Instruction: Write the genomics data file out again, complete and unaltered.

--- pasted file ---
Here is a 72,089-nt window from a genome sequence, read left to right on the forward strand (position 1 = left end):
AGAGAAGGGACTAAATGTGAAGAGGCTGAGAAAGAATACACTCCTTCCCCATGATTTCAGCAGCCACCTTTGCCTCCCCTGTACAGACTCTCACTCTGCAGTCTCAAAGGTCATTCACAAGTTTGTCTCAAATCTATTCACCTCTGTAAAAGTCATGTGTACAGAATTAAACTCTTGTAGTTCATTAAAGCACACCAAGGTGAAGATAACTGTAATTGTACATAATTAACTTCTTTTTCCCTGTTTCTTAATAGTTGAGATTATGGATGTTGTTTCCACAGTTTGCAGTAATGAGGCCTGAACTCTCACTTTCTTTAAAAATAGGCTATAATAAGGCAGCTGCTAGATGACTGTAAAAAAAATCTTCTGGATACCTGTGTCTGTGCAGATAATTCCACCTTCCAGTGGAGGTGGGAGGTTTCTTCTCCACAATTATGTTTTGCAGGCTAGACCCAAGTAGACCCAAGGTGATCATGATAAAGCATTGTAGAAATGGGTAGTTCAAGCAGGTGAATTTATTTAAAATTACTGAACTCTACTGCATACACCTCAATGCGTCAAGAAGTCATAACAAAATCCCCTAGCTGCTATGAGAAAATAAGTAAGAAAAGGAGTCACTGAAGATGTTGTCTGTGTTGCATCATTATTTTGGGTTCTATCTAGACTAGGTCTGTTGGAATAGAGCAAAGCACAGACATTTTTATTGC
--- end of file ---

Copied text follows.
Here is a 72,089-nt window from a genome sequence, read left to right on the forward strand (position 1 = left end):
AGAGAAGGGACTAAATGTGAAGAGGCTGAGAAAGAATACACTCCTTCCCCATGATTTCAGCAGCCACCTTTGCCTCCCCTGTACAGACTCTCACTCTGCAGTCTCAAAGGTCATTCACAAGTTTGTCTCAAATCTATTCACCTCTGTAAAAGTCATGTGTACAGAATTAAACTCTTGTAGTTCATTAAAGCACACCAAGGTGAAGATAACTGTAATTGTACATAATTAACTTCTTTTTCCCTGTTTCTTAATAGTTGAGATTATGGATGTTGTTTCCACAGTTTGCAGTAATGAGGCCTGAACTCTCACTTTCTTTAAAAATAGGCTATAATAAGGCAGCTGCTAGATGACTGTAAAAAAAATCTTCTGGATACCTGTGTCTGTGCAGATAATTCCACCTTCCAGTGGAGGTGGGAGGTTTCTTCTCCACAATTATGTTTTGCAGGCTAGACCCAAGTAGACCCAAGGTGATCATGATAAAGCATTGTAGAAATGGGTAGTTCAAGCAGGTGAATTTATTTAAAATTACTGAACTCTACTGCATACACCTCAATGCGTCAAGAAGTCATAACAAAATCCCCTAGCTGCTATGAGAAAATAAGTAAGAAAAGGAGTCACTGAAGATGTTGTCTGTGTTGCATCATTATTTTGGGTTCTATCTAGACTAGGTCTGTTGGAATAGAGCAAAGCACAGACATTTTTATTGC